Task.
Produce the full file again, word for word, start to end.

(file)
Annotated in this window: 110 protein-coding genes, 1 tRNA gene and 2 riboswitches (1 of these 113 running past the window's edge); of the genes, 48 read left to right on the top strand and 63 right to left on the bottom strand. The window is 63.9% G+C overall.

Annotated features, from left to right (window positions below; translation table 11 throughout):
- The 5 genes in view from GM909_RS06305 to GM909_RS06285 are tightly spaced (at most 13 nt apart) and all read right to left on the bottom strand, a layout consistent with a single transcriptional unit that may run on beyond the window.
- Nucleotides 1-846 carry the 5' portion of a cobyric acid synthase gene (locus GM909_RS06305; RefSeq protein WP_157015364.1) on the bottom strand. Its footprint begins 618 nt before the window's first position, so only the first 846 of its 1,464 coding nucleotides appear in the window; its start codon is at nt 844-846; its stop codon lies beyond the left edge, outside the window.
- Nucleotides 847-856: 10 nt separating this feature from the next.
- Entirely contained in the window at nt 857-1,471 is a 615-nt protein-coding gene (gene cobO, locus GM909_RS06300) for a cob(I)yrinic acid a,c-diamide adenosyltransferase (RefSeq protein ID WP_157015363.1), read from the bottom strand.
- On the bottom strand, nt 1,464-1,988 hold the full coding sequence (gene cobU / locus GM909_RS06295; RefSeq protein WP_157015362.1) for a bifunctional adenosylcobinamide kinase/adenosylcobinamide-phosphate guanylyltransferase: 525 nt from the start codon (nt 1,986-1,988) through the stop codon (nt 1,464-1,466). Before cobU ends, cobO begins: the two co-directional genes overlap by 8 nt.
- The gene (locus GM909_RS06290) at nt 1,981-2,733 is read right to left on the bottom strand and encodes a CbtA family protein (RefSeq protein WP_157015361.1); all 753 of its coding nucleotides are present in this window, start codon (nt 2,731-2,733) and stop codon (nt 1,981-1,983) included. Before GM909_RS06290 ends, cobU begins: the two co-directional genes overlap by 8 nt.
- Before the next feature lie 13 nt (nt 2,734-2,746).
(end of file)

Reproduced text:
Annotated in this window: 110 protein-coding genes, 1 tRNA gene and 2 riboswitches (1 of these 113 running past the window's edge); of the genes, 48 read left to right on the top strand and 63 right to left on the bottom strand. The window is 63.9% G+C overall.

Annotated features, from left to right (window positions below; translation table 11 throughout):
- The 5 genes in view from GM909_RS06305 to GM909_RS06285 are tightly spaced (at most 13 nt apart) and all read right to left on the bottom strand, a layout consistent with a single transcriptional unit that may run on beyond the window.
- Nucleotides 1-846 carry the 5' portion of a cobyric acid synthase gene (locus GM909_RS06305; RefSeq protein WP_157015364.1) on the bottom strand. Its footprint begins 618 nt before the window's first position, so only the first 846 of its 1,464 coding nucleotides appear in the window; its start codon is at nt 844-846; its stop codon lies beyond the left edge, outside the window.
- Nucleotides 847-856: 10 nt separating this feature from the next.
- Entirely contained in the window at nt 857-1,471 is a 615-nt protein-coding gene (gene cobO, locus GM909_RS06300) for a cob(I)yrinic acid a,c-diamide adenosyltransferase (RefSeq protein ID WP_157015363.1), read from the bottom strand.
- On the bottom strand, nt 1,464-1,988 hold the full coding sequence (gene cobU / locus GM909_RS06295; RefSeq protein WP_157015362.1) for a bifunctional adenosylcobinamide kinase/adenosylcobinamide-phosphate guanylyltransferase: 525 nt from the start codon (nt 1,986-1,988) through the stop codon (nt 1,464-1,466). Before cobU ends, cobO begins: the two co-directional genes overlap by 8 nt.
- The gene (locus GM909_RS06290) at nt 1,981-2,733 is read right to left on the bottom strand and encodes a CbtA family protein (RefSeq protein WP_157015361.1); all 753 of its coding nucleotides are present in this window, start codon (nt 2,731-2,733) and stop codon (nt 1,981-1,983) included. Before GM909_RS06290 ends, cobU begins: the two co-directional genes overlap by 8 nt.
- Before the next feature lie 13 nt (nt 2,734-2,746).